Land lies at the center of debates about Cambodia’s socio-economic development. For farmers in the fertile lowlands, private land ownership rights have enabled recovery of their livelihoods after decades of conflict.
Families forced to relocate due to the construction of the Lower Sesan II Dam are asking Stung Treng provincial authorities to register their new village as indigenous collective lands.
The 67 families from Sre Ko commune received authorisation to set up the new village on their community forest and ancestral lands after their old homes were flooded in October when a gate to the controversial hydropower dam was closed.
They are now seeking indigenous collective land status to protect themselves from being displaced by future development.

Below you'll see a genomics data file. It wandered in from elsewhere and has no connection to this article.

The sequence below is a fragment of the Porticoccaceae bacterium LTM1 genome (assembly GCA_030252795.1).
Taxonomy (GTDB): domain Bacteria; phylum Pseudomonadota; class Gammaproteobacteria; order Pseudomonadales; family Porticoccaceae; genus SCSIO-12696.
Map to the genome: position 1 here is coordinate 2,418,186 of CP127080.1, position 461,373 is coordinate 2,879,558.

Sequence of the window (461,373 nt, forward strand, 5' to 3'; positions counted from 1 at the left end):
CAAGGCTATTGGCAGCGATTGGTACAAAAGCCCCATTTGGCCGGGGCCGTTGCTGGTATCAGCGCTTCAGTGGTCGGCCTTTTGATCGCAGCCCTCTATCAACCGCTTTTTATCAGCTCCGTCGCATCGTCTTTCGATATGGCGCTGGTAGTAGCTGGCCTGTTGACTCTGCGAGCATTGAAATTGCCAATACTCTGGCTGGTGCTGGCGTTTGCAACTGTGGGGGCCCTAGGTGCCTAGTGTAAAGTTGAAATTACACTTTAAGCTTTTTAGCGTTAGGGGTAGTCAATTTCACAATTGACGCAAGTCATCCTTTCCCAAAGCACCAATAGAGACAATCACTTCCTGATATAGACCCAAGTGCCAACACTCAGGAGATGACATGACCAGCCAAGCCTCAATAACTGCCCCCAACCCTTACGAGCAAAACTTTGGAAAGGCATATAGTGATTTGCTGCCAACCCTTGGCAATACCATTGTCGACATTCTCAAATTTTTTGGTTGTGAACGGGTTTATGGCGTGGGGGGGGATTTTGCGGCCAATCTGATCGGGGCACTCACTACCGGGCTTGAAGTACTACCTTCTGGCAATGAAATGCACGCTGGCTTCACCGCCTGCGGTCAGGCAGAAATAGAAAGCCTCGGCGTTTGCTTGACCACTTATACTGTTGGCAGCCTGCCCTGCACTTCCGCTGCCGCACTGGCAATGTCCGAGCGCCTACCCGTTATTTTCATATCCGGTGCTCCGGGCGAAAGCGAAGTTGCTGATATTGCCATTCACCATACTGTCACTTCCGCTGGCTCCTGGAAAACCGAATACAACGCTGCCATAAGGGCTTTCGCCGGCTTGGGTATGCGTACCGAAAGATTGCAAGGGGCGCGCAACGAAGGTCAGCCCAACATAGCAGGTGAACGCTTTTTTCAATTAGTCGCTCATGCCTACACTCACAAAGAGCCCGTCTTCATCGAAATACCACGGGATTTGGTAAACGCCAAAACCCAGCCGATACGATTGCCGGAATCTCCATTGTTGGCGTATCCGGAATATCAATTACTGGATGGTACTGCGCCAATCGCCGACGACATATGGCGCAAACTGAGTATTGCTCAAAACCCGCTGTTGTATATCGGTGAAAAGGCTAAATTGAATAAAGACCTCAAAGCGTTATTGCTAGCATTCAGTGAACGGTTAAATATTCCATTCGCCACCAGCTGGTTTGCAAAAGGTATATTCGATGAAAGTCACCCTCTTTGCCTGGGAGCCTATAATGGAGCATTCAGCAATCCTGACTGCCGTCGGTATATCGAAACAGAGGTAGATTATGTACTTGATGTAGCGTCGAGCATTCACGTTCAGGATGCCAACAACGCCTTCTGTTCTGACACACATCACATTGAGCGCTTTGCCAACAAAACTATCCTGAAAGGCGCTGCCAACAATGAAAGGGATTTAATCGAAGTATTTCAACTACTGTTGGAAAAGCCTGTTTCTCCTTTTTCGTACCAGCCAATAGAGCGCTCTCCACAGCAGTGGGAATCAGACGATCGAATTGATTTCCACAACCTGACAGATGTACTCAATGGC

In the fight for land and to protect the environment, communities around the world are struggling against governments, companies and criminal gangs
MUMBAI, Feb 6 (Thomson Reuters Foundation) - Last week's killing of Cambodian forest defenders, and the recent shooting of Indonesian farmers, show the increasing involvement of state forces in quelling dissent against agribusiness, campaigners said.
More than 100 families in Takeo province have been given back their land after a dispute with the Sun Hour company and an individual landholder.
The move follows protests and in front of the Ministry of Land Management as families asked the government to resolve their problems.
The 137 families were told officially on Saturday that 915 hectares in Tram Kak district’s Trapaing Kranhoung commune would be restored to them.